The thought of filing for bankruptcy is a frightening one for many. However, there are a lot of myths associated with bankruptcy that need to be dispelled. Here’s the truth about Chapter 7 bankruptcy, and how to take control over your financial future.
1. All of Your Debts Will Be Erased With a Chapter 7 Bankruptcy
While many of your debts will be discharged if you are successful in filing a Chapter 7 bankruptcy, not all of them will be. Unsecured debts are often discharged, but secured debts (like student loans) are not. You will still owe student loans and other secure debts after your Chapter 7 bankruptcy is approved. Additionally, if you intentionally max out your credit cards right before declaring bankruptcy, you may be found liable for those debts as well, even though they are unsecured.
2. You Will Lose All of Your Possessions
In a Chapter 7 bankruptcy, any non-exempt property and assets are liquidated and the funds are used to satisfy as many debts as possible. However, this does not mean that all your property and assets will be taken. You can list much of your property as exempt with the help of a skilled bankruptcy lawyer, including your home, vehicle, and other items that are necessary for daily living.
3. You Can’t File a Chapter 7 Bankruptcy Unless You Pass the Means Test
Typically, you must pass what is called a “means test” to file a Chapter 7 bankruptcy in order to ensure that your income is not too high. However, if you do not pass the means test, this does not automatically preclude you from filing a Chapter 7. If you have significant debt, you may still qualify. A seasoned bankruptcy attorney can assist you in determining whether Chapter 7 bankruptcy is right for you.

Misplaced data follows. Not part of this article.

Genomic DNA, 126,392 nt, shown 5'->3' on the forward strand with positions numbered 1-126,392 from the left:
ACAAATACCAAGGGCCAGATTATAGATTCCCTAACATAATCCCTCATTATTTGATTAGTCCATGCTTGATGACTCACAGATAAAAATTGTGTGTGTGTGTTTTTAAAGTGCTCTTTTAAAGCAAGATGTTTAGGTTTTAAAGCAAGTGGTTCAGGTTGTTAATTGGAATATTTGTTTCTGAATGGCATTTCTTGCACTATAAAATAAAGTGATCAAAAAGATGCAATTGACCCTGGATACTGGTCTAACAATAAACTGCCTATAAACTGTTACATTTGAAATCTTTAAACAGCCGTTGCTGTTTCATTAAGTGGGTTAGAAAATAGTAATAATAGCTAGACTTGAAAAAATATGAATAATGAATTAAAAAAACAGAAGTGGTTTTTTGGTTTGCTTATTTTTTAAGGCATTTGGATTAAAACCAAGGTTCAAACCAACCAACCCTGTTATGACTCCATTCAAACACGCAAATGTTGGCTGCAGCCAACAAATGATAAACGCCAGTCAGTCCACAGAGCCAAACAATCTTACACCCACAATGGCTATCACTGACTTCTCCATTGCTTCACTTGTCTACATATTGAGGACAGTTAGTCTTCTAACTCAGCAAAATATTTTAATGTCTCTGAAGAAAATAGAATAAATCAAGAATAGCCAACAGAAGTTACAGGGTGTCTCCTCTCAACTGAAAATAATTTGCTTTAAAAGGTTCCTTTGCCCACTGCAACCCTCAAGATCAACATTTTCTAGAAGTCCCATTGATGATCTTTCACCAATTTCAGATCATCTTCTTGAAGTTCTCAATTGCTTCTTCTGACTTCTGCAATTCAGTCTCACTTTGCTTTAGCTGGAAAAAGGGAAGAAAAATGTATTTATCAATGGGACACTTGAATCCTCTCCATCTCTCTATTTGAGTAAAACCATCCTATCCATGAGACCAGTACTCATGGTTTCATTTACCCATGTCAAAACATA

4. Chapter 7 Bankruptcy Will Ruin Your Credit
While it is true that a Chapter 7 bankruptcy stays on your credit report longer than a Chapter 13 bankruptcy, this does not mean that your credit will automatically be destroyed if you file. Your credit may take the initial hit, but over time you will be able to build your credit back up to an average/good score. What many people don’t realize is that a Chapter 7 bankruptcy will often hurt a credit score less than the debt would if it was allowed to stay on their report.
Contact a Skilled Chapter 7 Bankruptcy Attorney Now
If you are struggling with debt, you are not alone. Many Alabama residents have difficulty making ends meet, but it is possible to start over. At the Law Firm of Ted Williams, Jr., we understand that each situation is unique, and we are able to provide comprehensive legal guidance throughout the process of filing for Chapter 7 bankruptcy. Contact us today to schedule a consultation by calling (205) 623-4443.